The customers (aka, “students”) this week are in Connecticut so, at their request, we’re running the class on their preferred schedule, 9-5.
That means I have to be up at 4:00AM local (Phoenix AZ) time for the class schedule:
- 6:00AM Class begins.
- 9:00AM Lunch break.
- 2:00PM Class ends.
Managing all the desktops, programs and what the customer does and does not see takes a little organization but quickly becomes second nature.
The center display is what they see. All of it. That’s the public stage. And what I say into the headset is also “public”. (There’s a mute switch that gets used at odd moments.)
The display on the right is the “ready room.” While talking about one thing, I mouse over there and get something else up to the point where I want it seen and then, at the right moment, drag it into the center display and, voila, there it is!
The display on the left serves a couple of roles. First and foremost, it’s backup material: Names, dates, abbreviations, standards, all those messy details that we need but can’t otherwise hang on to. It’s at google.com a lot, or at www.jpl.nasa.gov, or faa.gov or the IEEE’s standards website.
Or when the Internet seems slow, that left-most display becomes a “monitor” and retrieves the middle display from the same place on the net that the center display sends to. I need to know what they probably have on their screens so I can talk about it and, when the net is slow, that can lag behind what’s on my central display by several seconds.
But the one thing I really need to see, I can’t.
Are they watching? Are they scribbling notes in the margin of the books? Do they have their hands up to ask a question?
Or are they playing Solitaire, surfing the net or texting on their cell phones? Do they have a “I’m totally lost” look on their faces, are they nodding off to sleep, or reading a novel on a Kindle?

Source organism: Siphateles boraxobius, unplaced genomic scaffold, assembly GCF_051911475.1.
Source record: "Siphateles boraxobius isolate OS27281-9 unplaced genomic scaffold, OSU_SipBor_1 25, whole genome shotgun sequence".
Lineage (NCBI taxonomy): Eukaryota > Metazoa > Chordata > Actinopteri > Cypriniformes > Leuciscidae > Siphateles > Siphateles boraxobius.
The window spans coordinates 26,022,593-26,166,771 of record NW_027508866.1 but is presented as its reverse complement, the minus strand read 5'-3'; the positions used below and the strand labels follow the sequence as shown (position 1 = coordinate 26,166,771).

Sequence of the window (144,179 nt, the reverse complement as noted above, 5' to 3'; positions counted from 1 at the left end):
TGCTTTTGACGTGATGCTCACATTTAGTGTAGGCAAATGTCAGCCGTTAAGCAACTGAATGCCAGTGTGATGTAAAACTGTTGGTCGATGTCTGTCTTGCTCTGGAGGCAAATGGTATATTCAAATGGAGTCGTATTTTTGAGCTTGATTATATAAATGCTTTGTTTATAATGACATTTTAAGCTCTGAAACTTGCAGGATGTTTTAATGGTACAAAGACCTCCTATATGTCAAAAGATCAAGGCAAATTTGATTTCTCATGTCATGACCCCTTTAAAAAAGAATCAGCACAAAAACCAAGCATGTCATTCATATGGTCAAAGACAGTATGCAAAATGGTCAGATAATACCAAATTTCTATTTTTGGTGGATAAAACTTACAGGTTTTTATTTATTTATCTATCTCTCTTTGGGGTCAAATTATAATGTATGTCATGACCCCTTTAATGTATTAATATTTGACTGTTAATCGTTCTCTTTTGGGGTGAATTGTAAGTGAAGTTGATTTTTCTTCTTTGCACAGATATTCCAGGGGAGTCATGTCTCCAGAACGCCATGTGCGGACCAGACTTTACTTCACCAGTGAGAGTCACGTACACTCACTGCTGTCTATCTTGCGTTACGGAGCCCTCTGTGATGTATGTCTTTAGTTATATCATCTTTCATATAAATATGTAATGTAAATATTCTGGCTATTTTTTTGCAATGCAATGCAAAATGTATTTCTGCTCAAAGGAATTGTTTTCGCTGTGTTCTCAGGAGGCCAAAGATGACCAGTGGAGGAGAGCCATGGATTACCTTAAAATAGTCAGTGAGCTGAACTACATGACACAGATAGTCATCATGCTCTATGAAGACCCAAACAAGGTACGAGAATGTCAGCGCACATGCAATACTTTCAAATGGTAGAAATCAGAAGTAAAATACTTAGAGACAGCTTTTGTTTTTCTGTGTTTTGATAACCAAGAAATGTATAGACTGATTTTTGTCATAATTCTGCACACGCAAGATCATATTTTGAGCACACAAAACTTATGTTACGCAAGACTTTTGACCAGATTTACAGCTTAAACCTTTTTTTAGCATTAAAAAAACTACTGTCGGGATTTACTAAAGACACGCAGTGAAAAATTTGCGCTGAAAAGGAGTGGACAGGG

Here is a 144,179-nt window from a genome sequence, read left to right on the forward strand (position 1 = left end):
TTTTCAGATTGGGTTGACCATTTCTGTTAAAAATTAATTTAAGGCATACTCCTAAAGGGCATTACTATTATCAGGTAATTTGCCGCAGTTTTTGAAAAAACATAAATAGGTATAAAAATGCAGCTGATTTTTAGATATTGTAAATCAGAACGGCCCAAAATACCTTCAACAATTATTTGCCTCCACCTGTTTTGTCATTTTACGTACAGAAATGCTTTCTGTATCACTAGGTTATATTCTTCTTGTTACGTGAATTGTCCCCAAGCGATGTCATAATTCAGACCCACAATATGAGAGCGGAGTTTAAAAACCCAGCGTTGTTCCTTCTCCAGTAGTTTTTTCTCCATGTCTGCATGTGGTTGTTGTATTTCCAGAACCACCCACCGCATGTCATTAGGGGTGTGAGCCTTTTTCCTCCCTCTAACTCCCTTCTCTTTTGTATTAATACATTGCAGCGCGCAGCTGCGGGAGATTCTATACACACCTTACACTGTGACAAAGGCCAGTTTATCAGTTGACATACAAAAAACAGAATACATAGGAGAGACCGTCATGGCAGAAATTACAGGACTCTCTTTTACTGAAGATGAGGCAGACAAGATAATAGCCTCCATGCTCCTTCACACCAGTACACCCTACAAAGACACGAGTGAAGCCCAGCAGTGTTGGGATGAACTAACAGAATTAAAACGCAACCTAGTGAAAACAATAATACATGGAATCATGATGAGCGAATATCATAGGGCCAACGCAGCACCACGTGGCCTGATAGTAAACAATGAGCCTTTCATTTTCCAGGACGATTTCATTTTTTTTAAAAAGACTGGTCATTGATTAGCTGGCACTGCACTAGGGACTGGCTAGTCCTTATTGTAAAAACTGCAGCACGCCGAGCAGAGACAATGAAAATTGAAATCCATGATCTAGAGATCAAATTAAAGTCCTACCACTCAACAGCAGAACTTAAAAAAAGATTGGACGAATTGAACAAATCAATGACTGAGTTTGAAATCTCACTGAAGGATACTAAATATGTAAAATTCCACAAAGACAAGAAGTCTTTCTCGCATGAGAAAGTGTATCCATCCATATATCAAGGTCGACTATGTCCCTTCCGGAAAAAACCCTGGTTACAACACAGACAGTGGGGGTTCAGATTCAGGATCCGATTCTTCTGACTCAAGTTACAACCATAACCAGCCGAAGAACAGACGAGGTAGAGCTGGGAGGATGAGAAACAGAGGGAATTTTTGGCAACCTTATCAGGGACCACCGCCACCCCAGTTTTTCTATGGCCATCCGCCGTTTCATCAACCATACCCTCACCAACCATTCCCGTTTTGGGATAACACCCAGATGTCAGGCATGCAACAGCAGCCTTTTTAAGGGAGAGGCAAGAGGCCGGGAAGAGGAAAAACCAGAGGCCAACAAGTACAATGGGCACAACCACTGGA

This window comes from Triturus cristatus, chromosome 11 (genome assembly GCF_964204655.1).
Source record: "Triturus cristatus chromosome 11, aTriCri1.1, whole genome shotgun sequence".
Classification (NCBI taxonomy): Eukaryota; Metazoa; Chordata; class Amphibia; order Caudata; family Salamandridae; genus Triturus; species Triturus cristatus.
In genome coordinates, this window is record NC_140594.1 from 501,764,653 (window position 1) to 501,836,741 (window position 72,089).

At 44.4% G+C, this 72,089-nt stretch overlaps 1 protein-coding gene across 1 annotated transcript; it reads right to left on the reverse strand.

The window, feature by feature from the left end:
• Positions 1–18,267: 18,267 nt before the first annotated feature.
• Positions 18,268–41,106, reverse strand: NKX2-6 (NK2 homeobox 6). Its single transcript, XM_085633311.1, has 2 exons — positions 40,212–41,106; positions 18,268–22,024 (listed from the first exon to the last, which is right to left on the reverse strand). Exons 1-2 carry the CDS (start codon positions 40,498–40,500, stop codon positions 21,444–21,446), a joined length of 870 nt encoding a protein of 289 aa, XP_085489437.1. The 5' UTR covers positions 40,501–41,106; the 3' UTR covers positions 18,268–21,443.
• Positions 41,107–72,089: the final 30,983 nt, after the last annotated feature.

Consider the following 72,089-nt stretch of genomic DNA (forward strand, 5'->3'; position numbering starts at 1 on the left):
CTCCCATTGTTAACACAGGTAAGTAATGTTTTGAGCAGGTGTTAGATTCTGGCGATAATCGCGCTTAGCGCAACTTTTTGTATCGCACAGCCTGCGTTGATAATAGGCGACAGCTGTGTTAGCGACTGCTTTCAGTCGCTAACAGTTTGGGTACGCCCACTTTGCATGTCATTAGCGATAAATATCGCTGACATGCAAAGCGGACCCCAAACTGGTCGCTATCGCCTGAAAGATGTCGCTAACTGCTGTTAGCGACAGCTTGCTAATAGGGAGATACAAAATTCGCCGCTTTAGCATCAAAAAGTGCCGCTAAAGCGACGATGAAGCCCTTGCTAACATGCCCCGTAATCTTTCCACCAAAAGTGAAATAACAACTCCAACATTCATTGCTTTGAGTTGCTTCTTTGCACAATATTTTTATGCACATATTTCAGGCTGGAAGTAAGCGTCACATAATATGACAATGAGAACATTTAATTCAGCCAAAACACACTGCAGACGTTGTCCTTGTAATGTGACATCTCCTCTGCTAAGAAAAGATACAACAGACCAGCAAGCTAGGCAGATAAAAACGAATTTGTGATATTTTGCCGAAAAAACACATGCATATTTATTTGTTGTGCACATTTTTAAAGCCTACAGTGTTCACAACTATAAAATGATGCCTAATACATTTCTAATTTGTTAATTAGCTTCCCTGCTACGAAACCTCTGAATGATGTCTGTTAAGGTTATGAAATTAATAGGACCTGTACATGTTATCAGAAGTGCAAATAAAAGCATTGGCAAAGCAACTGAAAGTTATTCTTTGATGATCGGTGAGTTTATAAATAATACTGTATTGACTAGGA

Or, worse, has everyone left and I’m simply talking to empty rooms around the world, each with a computer monitor and a speaker phone?
So we do things to find out. We ask a question and wait for an answer. If there’s no answer, then we pick on someone in the class roster.
“David, if we spawn a new task at our own priority, who executes next, us or the new task?”
And when we get nothing but silence, we try the next one in the list.
“Mark, are you there? What do you think?”
Done right — that means you get them to “break the ice” by talking and asking questions in the first ten minutes — they’ll be interacting the whole time. You’ll know when they are confused, lost, or when they already know the material and are ready to skip forward.
You’ll know because they’ll tell you.
“Ed, can I interrupt you for a second? I had all this stuff in school twenty years ago but, to be honest, I never quite understood it then, and I haven’t used it since. If the others don’t mind, I could really use a real quick ‘refresher’ on the basics again?”
If one person asks, almost invariably everyone needs some part, if not all, of the answer.
“You bet. Let me bring up the white board and sketch out what’s going on here.”
Done wrong — no interaction — and you’ll be the only one talking for two, three or four days, all of it into a black hole from which nothing comes back.
It’s lonely, it’s boring, it’s awful.
In spite of all the technology, teaching a remote class is really about getting people interested, involved and interacting. And that’s the same thing you do when face to face. You draw them out, get them talking and asking questions.
Remote or face to face, it’s really not that different if you do it right.
If you do it right.